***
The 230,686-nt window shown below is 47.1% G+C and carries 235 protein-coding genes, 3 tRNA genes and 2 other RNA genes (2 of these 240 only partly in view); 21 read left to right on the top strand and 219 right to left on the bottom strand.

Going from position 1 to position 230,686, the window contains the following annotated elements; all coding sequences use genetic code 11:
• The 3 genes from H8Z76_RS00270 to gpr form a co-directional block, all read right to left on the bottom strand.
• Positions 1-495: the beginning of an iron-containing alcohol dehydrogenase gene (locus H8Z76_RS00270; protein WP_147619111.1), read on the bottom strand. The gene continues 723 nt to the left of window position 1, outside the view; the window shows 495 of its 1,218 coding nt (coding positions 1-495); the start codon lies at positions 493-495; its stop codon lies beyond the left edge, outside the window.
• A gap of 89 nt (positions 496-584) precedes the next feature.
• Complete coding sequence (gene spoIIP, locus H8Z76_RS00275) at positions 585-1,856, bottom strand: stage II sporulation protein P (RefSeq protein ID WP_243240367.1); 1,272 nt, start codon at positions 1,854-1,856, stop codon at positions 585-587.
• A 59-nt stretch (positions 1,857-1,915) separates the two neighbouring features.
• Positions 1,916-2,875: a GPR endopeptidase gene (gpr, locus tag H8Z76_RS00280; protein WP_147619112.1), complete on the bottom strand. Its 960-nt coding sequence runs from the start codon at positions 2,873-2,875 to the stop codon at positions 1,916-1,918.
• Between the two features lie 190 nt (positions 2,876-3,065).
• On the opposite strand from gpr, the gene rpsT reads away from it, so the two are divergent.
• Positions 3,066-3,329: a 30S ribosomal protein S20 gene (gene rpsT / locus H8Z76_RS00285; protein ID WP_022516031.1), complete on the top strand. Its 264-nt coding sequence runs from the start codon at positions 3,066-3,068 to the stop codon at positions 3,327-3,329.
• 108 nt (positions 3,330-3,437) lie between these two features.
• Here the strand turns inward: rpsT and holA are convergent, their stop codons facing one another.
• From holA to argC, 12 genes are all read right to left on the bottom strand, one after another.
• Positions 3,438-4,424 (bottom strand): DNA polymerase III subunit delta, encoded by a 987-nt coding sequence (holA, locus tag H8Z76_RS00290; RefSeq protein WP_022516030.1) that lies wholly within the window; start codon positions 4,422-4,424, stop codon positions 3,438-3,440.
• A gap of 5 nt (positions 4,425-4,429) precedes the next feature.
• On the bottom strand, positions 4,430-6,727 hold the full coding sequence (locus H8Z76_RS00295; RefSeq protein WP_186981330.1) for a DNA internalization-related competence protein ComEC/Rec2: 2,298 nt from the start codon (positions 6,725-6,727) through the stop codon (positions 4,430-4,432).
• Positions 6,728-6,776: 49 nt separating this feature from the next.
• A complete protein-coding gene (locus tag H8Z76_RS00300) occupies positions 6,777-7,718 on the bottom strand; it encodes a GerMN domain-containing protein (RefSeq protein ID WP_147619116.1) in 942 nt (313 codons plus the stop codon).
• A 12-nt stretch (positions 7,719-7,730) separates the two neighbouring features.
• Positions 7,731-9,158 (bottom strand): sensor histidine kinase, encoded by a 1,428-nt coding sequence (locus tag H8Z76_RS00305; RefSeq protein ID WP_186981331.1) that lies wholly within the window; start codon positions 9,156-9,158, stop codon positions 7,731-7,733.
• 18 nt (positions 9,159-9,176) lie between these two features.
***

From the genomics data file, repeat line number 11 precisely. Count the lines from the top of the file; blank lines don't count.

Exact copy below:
• Positions 3,066-3,329: a 30S ribosomal protein S20 gene (gene rpsT / locus H8Z76_RS00285; protein ID WP_022516031.1), complete on the top strand. Its 264-nt coding sequence runs from the start codon at positions 3,066-3,068 to the stop codon at positions 3,327-3,329.